Tourists held after soldier dies in Cyprus

British passport-holders arrested over stabbing death at nightclub in popular resort town

Three British tourists are being questioned in Cyprus after an off-duty soldier was stabbed to death at a nightclub in the popular resort of Ayia Napa.

The 19-year-old, serving with 2nd Battalion The Royal Regiment of Fusiliers, was killed after he and three other soldiers allegedly became involved in an argument with the tourists.

A spokesman for the local police said the fight happened at a club called Black n White in the town’s central square. It is billed as one of Europe’s biggest nightclubs, with regular guest spots from superstar DJs. Radio 1Xtra has also broadcast from there.

According to reports, a knife was produced during the argument at about 3.30am and the soldier was stabbed once in the chest. He was pronounced dead on arrival at Famagusta General Hospital in nearby Paralimni.

Neither the victim nor the alleged perpetrators has been named today, although the dead man’s next of kin had been informed.

A local police spokesman confirmed that all three “boys” arrested had British passports but that two were of Pakistani origin. “There were between five and six people together and one was killed with a knife,” he said. “Three boys from England have been arrested. Two are from Pakistan but they all have British passports. They are being held in custody. It is a very early state in the investigation, however.”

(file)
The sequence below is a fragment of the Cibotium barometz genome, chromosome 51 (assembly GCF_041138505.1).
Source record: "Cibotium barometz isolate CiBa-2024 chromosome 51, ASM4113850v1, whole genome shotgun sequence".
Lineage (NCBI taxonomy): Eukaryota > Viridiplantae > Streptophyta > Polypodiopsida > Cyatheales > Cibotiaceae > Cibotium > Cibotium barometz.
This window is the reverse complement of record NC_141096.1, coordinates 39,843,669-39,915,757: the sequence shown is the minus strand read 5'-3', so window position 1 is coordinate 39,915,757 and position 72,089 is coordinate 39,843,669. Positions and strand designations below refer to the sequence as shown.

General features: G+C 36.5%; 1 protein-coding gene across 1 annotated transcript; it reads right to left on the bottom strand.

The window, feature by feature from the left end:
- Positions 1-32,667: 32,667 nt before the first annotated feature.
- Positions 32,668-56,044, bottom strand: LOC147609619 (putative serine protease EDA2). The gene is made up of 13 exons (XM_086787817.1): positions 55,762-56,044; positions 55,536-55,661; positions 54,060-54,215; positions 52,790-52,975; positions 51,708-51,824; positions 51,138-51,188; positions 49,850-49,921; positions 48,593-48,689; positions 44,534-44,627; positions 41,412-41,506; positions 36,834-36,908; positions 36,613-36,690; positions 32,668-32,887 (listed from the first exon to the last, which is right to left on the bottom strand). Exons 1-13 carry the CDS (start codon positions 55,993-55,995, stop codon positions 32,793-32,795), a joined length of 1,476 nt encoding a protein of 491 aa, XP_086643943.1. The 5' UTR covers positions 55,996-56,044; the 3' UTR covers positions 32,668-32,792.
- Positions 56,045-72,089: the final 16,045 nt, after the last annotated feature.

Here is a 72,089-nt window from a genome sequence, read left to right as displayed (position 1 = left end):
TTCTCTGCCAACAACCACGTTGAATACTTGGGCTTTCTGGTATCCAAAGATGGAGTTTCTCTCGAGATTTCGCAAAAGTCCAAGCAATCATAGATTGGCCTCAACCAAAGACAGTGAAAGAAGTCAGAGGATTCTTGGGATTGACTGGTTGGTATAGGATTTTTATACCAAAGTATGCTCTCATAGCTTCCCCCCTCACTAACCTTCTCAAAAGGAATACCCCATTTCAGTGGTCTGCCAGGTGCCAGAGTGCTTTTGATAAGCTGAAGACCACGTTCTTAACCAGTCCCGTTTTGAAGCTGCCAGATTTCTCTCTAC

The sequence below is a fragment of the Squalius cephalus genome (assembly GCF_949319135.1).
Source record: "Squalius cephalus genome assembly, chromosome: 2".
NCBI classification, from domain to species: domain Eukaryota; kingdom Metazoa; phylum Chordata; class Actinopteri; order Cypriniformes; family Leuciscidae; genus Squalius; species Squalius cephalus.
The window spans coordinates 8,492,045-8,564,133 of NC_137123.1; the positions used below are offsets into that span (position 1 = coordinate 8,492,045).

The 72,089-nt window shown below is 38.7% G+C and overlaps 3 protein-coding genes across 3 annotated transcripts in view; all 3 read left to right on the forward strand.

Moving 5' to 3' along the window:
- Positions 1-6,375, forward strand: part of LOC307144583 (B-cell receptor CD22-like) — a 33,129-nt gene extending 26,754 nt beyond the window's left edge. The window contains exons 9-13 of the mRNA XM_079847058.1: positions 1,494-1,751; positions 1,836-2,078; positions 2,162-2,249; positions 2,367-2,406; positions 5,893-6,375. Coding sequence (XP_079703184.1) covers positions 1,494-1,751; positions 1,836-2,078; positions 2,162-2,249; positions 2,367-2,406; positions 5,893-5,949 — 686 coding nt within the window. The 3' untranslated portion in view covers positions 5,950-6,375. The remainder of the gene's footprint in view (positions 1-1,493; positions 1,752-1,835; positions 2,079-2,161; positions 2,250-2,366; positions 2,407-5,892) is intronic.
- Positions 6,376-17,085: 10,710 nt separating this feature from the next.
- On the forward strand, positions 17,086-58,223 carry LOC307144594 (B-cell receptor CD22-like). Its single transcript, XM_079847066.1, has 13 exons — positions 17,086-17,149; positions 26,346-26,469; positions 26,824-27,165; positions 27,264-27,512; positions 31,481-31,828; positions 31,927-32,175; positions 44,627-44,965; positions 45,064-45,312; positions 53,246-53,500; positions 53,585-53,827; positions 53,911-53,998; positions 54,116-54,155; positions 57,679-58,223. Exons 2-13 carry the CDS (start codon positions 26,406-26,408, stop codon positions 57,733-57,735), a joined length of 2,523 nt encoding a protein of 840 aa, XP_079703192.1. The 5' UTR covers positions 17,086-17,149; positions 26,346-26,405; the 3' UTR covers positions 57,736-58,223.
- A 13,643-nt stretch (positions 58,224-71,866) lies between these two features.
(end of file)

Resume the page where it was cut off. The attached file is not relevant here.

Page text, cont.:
A Foreign Office spokesman said it was offering advice to the accused but was unlikely to release further details due to the “sensitive nature” of the case. He said at least one of the three was under 18.

Connie Pierce, a spokeswoman for Britain’s two military bases in Cyprus, said the incident happened in a part of Ayia Napa that is off limits to British soldiers because of past trouble.

In 1996 three British soldiers were convicted of the 1994 rape and murder of a Danish tour guide, Louise Jensen, 23. They were released on appeal in 2006. In 2008 the mayor of Ayia Napa threatened to ban soldiers from the entire town after a rampage by nine British soldiers caused extensive damage.

The military ban was partially lifted in 2009 to allow daytime visits, but soldiers are still banned from the main square in Ayia Napa. Military police also regularly patrol the tourist spot.

About 3,500 British soldiers are based in Cyprus on two permanent bases, Dhekelia and Akrotiri, retained after the island gained independence in 1960.

A Ministry of Defence spokesman confirmed the soldier’s death today. He said: “The family has been informed and our thoughts are with them. The incident is a matter for the civilian police.”

A party town with a violent history

Each year thousands of young Britons head to Ayia Napa, on the southern coast of Cyprus, attracted by its super-clubs and a reputation for drink-fuelled excess. It is never far from the headlines – often for the behaviour of soldiers stationed at nearby Dhekelia.

In 2008 nine soldiers from 2nd Battalion The Royal Regiment of Fusiliers were acquitted of going on a rampage. They had allegedly smashed chairs, bottles and glasses in a bar brawl that left two Britons and two locals injured.


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